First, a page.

Think back to your favorite story. Picture the main character, the one that led you across the journey from the safe beginnings to the chaotic ending. Remember the grit and determination of that heroine (or hero). Now, in 1500 words or less, explain why they are such a great character.
Just kidding. This isn't English 101. This is FtW, and the only homework you have is to write your gorram face off every day.
What makes a character memorable? On the flip side, what makes them forgettable? How do you prevent your protagonist from ending up in the trash pile with all the other cookie-cutter action heroes of the past? Well, let's take a look at two amazing leads to see what made them compelling characters to follow.
John McLane - Die Hard Series
First, let's address the elephant in the room. I am only talking about the first three Die Hard films. We're just going to pretend that the rest don't exist. Why? Because they are garbage. We can argue that out later.
Take a look at Detective John McLane. He's brash. He's tough. He's relentless. When terrorists take over the Christmas party of his estranged wife, he is separated from his loved ones, his gun, and his shoes. It is literally his worst nightmare come true. To make matters worse, he's a New York cop in Los Angeles, and no one believes him. Even worse, it's the 80s, so he can't just take a video of what's happening and SnapChat the cops.
What makes him a compelling hero, though? It's not his rippling abs (he doesn't have those) or his long locks of golden hair (he's going super bald). It's the fact that he is human.
One of the reasons Die Hard is incredible and Die Hard 7: We're Not Even Trying Anymore is a sack filled with double-stuffed diapers is the fact that, in the first film, John is just a regular guy. He doesn't win his fights easily. He can't just shrug off wanton acts of carnage and terror. He gets scared. He gets tired. He wants to give up.
The most iconic scene is John McLane in a bathroom, pulling shards of glass from his bare feet. He's in incredible pain, broken mentally, and ready to just die. He talks to his only friend, Reginald VelJohnson, and breaks down. Things aren't going to go his way, and he knows it. This is where he will die, and he just wants his family cared for.
In screenwriting terms, this is the Dark Moment of the Soul. The hero faces their greatest defeat and has the chance to give up. By making the decision to carry on, despite KNOWING the risks ahead, our heroes become even greater. They are accepting the chance of death because to do nothing is far worse.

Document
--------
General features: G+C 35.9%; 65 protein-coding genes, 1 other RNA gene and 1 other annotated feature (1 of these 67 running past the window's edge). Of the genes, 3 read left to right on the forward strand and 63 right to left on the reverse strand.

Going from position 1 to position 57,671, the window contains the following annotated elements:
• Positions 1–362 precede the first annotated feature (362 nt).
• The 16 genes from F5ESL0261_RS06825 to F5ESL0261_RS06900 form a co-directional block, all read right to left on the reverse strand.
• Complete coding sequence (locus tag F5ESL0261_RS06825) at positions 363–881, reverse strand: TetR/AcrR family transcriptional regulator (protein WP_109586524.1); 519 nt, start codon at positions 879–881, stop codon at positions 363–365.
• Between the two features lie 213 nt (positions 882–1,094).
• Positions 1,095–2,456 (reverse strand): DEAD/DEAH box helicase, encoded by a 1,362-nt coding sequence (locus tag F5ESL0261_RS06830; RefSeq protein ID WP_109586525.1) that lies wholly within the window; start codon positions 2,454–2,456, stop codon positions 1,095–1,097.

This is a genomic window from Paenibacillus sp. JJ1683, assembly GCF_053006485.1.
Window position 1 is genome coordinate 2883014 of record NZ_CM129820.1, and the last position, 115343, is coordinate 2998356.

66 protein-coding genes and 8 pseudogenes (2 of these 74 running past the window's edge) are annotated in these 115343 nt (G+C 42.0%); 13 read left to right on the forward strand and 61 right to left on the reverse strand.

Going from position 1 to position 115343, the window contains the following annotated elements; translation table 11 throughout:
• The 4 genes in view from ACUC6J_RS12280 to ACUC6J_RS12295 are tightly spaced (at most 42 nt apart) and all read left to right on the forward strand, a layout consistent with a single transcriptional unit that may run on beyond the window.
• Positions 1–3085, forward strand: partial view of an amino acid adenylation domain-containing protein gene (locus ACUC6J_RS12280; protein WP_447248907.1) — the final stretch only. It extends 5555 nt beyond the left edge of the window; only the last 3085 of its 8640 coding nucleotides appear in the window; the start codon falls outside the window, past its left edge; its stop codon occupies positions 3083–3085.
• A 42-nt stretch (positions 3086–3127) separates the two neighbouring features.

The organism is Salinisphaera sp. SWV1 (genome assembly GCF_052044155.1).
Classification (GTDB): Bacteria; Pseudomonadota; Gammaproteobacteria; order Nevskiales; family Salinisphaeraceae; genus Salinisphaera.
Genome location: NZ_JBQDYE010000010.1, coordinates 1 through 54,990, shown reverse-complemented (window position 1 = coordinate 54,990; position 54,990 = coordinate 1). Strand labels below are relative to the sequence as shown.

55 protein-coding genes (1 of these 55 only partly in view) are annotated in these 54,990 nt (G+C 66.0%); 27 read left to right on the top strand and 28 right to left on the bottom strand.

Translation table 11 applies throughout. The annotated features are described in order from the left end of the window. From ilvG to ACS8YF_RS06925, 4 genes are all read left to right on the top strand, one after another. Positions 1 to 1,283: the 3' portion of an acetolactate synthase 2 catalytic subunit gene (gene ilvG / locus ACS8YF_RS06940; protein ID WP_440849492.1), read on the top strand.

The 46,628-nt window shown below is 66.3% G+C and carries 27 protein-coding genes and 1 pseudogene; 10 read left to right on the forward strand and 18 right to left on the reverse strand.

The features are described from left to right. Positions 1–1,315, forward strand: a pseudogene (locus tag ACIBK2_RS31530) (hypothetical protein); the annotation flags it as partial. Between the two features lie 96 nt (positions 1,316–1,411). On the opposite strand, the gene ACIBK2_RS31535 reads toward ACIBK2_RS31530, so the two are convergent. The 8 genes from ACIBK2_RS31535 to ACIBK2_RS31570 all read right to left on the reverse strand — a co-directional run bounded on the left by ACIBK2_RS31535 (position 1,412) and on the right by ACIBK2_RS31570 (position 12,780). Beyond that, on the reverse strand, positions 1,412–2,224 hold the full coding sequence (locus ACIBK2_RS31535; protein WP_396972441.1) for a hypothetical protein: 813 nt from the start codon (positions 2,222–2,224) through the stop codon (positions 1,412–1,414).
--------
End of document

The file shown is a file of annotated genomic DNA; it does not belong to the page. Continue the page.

John McLane was in the wrong place at the wrong time. He wanted to give up. He wanted to die. But he rallied. He unleashed every last reserve of strength and took on monsters, saving countless lives. He was a hero because he chose to overcome his fear of failure.
Ellen Ripley - Aliens
You could write novels about Ellen Ripley. In fact, some people have, but that's not why we're here. Ellen Ripley is the protagonist of the Alien franchise. She's an engineer and a space-trucker, doing a blue-collar job for a faceless corporation. She is also a "wrong-place-wrong-time" kinda gal, but there's even more to her.
While Alien was a "monster in the house" movie, Aliens takes the franchise to a whole new level. It is, in many ways, the best sequel ever performed. (In another way, Terminator 2 is the best sequel of all time, but that's a list for another day).
Awakened from cryosleep, Ellen Ripley learns that she has been adrift for over half a century. Her family is gone, all of her loved ones are dead, and she is alone in a new and terrifying universe. Worst still, a colony has fallen out of contact in the same zone where her nightmares began. She is asked to lead a team of Space Marines down to investigate.
I don't want to spoil the movie in case you've been in a cave for the last 30 years, but this is the beginning to one of the best movies ever made. Ellen and her team discover a colony destroyed by xenomorphs. The penis-faced monsters pick off the leathernecks one-by-one, eventually separating Ellen from the lone-survivor/surrogate-daughter Newt.
Now Ellen is no softy. She faced her fears in the first film, taking out the titular monster while wearing only her skivvies. But this is a war against the aliens. She needs to up her game. Luckily, one of the handsome Marines takes a liking to her and teaches her the ways of war. She's no John Rambo, but she can hang with the best now.
But remember, the aliens are literally the source of her nightmares. She cannot handle the horrors she's seen, and is constantly fighting off the paralyzing fear of death at the hands of these demons. But when Newt is in danger, Ellen draws upon cryonically frozen reserves of mom-strength. She duct-tapes a flame thrower to an assault rifle, wades into the alien Queen's lair, and start F'ing S right the F up.
Let's be honest, though. That's not the scene that cemented Ripley as the heroine we all wish to be. At the end of the film (damn, I am just a spoiler machine today), Newt is cornered by the Alien Queen. The Marines are dead or knocked out, and only Ripley can save the day. But she has no weapons...except for a mechanical forklift/body suit. She straps into the mech, charges into the room, and stares down a fifteen-foot-tall hellbeast.
"Get away from her, you BITCH!"
This was a moment that elevated Ripley beyond just being a good character. She was a true hero. She wasn't just facing down her fears, she was challenging them to a punch off. She entered the arena and thought to herself: I'm going to win.
On Thursday, we're going to dive deeper and look at just one character, following them on their "Hero's Journey" so we can deduce what really makes a great character.
Until then...STOP READING. You need to be WRITING!